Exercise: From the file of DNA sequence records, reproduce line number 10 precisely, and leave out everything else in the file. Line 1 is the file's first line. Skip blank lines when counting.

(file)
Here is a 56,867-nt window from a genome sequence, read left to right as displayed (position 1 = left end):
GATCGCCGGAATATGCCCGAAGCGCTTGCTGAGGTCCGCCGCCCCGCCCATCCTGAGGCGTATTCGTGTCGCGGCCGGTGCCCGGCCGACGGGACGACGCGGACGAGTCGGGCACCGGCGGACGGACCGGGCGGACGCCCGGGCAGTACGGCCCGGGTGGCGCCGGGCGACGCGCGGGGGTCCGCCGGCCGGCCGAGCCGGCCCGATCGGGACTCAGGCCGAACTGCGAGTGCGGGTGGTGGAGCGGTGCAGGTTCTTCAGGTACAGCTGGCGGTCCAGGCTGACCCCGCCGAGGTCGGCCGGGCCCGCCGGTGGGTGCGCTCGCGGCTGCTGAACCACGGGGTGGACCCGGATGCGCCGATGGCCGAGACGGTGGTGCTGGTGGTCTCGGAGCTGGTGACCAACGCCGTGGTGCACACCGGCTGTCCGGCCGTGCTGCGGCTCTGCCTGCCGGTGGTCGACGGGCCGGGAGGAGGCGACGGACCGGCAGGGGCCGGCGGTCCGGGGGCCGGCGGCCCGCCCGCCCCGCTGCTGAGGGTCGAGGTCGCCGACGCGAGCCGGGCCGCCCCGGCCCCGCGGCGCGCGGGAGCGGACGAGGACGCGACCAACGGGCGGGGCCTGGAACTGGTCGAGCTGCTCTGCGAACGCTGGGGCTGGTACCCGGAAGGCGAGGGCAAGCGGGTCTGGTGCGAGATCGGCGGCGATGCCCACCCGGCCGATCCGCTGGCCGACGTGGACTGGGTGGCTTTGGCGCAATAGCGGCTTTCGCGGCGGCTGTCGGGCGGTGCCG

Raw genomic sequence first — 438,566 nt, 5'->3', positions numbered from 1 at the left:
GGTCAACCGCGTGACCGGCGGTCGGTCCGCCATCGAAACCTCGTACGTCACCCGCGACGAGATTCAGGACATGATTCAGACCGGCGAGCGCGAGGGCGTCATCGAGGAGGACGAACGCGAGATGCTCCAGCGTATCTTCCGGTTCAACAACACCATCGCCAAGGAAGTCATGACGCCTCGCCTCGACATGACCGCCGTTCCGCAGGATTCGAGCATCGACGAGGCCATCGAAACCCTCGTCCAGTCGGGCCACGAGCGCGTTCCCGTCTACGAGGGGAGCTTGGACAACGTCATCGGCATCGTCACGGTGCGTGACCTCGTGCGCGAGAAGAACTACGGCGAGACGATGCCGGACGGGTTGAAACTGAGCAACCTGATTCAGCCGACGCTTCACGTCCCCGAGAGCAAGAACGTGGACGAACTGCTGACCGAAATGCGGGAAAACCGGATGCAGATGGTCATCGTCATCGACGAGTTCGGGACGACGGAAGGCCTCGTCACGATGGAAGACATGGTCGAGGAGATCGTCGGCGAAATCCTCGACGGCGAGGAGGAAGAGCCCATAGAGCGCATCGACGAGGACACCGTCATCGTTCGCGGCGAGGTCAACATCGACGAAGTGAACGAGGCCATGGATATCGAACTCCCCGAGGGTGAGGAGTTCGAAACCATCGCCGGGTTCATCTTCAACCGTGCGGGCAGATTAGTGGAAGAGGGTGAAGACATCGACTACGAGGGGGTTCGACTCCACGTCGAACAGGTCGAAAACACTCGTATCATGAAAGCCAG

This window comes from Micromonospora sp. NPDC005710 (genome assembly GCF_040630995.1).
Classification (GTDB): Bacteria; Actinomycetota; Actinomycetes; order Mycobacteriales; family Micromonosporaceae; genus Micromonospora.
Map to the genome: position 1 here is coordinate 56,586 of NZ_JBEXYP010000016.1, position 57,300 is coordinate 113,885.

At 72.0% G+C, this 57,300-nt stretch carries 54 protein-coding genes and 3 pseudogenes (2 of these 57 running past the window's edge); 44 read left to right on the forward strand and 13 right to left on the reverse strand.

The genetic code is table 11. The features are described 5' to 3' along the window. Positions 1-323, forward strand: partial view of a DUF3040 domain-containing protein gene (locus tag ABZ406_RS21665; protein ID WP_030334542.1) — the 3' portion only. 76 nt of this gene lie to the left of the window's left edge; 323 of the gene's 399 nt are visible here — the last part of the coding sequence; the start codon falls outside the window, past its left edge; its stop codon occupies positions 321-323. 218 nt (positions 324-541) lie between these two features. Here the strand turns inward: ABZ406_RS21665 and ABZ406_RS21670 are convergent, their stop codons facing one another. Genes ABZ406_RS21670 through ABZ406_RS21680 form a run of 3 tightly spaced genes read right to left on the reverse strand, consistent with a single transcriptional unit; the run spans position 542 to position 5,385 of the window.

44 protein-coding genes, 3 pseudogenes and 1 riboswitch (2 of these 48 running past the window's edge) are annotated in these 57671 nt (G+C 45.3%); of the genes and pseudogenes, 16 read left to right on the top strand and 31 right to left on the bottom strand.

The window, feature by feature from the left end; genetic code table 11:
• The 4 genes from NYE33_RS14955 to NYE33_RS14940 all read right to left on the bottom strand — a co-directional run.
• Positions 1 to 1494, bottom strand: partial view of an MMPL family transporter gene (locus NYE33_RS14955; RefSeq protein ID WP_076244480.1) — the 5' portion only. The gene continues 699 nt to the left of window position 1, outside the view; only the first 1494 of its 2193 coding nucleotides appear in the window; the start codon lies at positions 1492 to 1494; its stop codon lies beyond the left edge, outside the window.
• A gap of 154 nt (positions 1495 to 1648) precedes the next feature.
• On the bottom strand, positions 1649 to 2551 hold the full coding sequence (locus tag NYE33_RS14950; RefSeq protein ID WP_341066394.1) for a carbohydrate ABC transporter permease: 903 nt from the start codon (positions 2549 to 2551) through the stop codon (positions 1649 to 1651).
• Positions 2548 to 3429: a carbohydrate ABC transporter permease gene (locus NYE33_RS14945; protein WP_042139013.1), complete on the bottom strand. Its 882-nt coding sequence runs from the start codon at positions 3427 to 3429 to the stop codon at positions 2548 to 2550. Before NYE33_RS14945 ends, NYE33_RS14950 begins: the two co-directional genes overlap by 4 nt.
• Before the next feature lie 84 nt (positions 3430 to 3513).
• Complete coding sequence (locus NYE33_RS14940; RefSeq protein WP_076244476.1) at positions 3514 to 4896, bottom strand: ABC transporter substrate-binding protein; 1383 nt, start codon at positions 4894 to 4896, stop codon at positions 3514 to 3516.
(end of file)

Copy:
44 protein-coding genes, 3 pseudogenes and 1 riboswitch (2 of these 48 running past the window's edge) are annotated in these 57671 nt (G+C 45.3%); of the genes and pseudogenes, 16 read left to right on the top strand and 31 right to left on the bottom strand.